William Templeton Johnson (1877-1957)
Born on Staten Island, New York, in 1877, Templeton Johnson was thrust into roofing work at the age of twelve when his father died. This sparked his interest in architecture, which he continued to pursue through his schooling at New York’s Columbia University and in Paris at the Ecole des Beaux-Arts from 1908 to 1911.
In 1905, he married Clara Delafield Sturges, whom he later divorced. They had three sons, Winthrop, Arthur, and Alan, and a daughter, Katherine. Clara, born in 1878, was no stranger to San Diego, having traveled to the Hotel Del Coronado for vacations with her family soon after the grand resort opened in 1888. She and Templeton came to San Diego in 1912 fresh from traveling through Europe after which Johnson began his practice. The six-foot-tall, blue-eyed, brown-haired Templeton Johnson became well known in the community; he was an avid tennis player and golfed with city benefactor George W. Marston, who would eventually make possible his most enduring commission, the Serra Museum in Presidio Park.
Clara Johnson’s most important contribution to progressive San Diego was her founding of the private, independent Francis W. Parker School in 1912, a school that William Templeton Johnson designed and where all four of their children received their elementary schooling. It was based on the philosophy of Chicago education reformer Colonel Francis W. Parker, and its curriculum put the child at the center of learning, stressed action over textbook learning, and attempted to foster responsible citizenship. The school was designed with a Spanish Mission flavor, and its central quadrangle and open-air classrooms with sliding doors were intended to adapt “the architecture to the educational aims.”
One of Johnson’s most notable early buildings in the Spanish Revival style was the La Jolla Public Library (now the La Jolla Athenaeum), dedicated in 1921. With the building’s roof tiles and smooth walls, the Spanish influence was evident, and its fanciful arches – their tops reminiscent of a seashell, a motif Johnson often used – had distinctly Moorish touches. Johnson’s commitment to indoor-outdoor living showed in his decision to leave “irregular corners and side spaces for flower beds,” natural touches that would finish off the building’s man made architecture.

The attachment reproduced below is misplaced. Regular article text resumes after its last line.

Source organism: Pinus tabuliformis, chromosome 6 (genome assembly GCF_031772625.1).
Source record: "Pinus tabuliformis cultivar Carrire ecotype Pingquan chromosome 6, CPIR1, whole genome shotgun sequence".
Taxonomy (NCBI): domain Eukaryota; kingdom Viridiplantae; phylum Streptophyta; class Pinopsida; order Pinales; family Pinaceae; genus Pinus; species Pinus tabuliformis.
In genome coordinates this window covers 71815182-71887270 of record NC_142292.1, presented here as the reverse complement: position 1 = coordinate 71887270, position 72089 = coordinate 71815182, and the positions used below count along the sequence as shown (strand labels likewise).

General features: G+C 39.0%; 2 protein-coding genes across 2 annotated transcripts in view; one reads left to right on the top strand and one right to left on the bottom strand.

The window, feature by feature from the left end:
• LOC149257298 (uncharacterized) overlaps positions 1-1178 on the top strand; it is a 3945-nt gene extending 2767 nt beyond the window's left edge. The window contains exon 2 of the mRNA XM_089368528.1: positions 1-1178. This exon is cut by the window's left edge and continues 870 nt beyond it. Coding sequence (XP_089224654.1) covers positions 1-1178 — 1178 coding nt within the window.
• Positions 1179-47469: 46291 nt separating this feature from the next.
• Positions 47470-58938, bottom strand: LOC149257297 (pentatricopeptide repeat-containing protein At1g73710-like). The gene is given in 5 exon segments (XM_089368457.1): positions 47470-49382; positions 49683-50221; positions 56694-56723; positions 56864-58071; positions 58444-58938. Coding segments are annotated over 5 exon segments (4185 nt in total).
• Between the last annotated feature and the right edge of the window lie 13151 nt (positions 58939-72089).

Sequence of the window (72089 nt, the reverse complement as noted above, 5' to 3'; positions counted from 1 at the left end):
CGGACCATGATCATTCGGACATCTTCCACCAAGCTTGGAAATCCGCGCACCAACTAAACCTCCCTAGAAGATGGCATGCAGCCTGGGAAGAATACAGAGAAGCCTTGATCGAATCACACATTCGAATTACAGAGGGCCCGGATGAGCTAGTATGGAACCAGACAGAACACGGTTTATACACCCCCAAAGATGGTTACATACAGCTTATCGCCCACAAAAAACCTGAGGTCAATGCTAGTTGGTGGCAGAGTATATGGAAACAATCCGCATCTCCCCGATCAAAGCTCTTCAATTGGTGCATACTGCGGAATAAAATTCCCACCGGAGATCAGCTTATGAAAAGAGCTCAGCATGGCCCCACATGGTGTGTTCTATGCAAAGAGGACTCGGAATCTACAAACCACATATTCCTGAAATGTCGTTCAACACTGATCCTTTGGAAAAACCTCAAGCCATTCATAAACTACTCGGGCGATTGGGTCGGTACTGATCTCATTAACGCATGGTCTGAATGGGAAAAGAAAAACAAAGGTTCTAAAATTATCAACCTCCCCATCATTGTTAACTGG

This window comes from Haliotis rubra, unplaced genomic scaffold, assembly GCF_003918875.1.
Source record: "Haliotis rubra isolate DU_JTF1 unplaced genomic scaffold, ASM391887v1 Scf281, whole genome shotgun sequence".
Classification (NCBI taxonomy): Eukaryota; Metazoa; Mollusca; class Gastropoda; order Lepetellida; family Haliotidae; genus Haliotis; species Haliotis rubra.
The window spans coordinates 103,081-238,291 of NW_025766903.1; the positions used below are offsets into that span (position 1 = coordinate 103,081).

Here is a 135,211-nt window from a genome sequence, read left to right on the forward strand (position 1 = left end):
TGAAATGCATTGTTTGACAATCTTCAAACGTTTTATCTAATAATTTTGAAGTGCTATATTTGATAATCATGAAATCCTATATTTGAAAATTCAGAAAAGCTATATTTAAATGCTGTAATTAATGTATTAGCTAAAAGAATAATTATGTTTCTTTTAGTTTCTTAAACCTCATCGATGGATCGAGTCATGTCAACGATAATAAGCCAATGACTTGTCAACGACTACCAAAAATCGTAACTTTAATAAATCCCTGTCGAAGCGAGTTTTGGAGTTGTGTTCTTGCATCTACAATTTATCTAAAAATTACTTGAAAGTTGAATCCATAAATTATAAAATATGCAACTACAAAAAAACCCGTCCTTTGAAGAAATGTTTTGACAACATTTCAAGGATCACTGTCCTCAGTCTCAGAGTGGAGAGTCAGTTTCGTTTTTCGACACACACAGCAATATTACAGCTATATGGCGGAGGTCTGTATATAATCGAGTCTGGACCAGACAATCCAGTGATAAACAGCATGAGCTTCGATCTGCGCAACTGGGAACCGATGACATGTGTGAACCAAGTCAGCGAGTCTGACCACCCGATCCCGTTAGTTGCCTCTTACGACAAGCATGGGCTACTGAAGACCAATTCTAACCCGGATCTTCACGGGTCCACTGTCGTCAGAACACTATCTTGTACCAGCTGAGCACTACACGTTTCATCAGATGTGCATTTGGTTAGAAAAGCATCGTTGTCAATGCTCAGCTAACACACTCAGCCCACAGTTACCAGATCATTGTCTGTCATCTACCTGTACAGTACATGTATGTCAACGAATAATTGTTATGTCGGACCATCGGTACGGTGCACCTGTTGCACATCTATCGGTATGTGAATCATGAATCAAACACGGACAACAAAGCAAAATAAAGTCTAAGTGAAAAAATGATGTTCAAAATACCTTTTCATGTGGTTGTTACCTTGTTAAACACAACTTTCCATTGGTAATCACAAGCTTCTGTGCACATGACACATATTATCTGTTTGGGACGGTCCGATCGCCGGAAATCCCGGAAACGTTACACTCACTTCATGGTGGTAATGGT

Johnson helped create community on a larger scale in what some consider one of his greatest buildings: the Fine Arts Gallery in Balboa Park. For Johnson, “The erection of the Fine Arts Gallery at the head of the Plaza de Panama…gives the stamp of finality to the gradually evolving idea that Balboa Park is to be the center of the cultural and artistic life of the community.” Johnson also designed the Museum of Natural History in Balboa Park six years later, in 1932.
With the La Jolla Library, the Fine Arts Gallery, the 1928 San Diego Trust & Savings building at Sixth and Broadway and the Lion Clothing Company building, William Templeton Johnson built a local reputation in San Diego. His fame burgeoned into national recognition, however, when he won a competition against six other architects to design three buildings, one permanent and two temporary, to hold American exhibits at the Iberian-American Exposition in Seville, Spain, in 1929. That same year San Diego celebrated the opening of what would become Johnson’s most prominent work in San Diego – the Junipero Serra Museum.
Templeton and Clara Johnson divorced; she moved to New York with their daughter; the boys were in boarding schools and colleges. He married again in 1935, this time to Helen Hayes Gleason, a native of Cedar Rapids, Iowa, and a pianist. She went to work here for the American Red Cross programming recreational and social activities for patients in the U. S. Naval Hospital in Balboa Park.
In 1937 Johnson designed the main Post Office downtown on E Street between 7th and 8th. He contributed to the design of the new City and County of San Diego Administration Building. Johnson’s firm went on to design the San Diego Public Library; the nearly windowless administration building for Consolidated Vultee Aircraft (Convair), which is now the Port Authority building; three buildings and a master plan for development of San Diego State College.
Johnson died at the age of 80 in 1957, in the home he had designed in Mission Hills. A newspaper article about Johnson’s AIA fellowship in 1939 had described him as “always active in San Diego civic and cultural affairs,” and his 1957 obituary in a San Diego newspaper extolled him as “a cultural leader here since 1913.” His official posts included the presidencies of the Fine Arts Society and of the San Diego Chapter of the AIA; he was also a member of the City Planning Commission, the Park Commission, the Library Commission, the board of the San Diego Symphony Association, the University Club, the Cuyamaca Club, and the Executive Committee of the National Conference on City Planning.
Schaffer, Sarah. “A Civic Architect for San Diego: The Work of William Templeton Johnson.” The Journal of San Diego History 45.3 (Summer 1999): 166-187.
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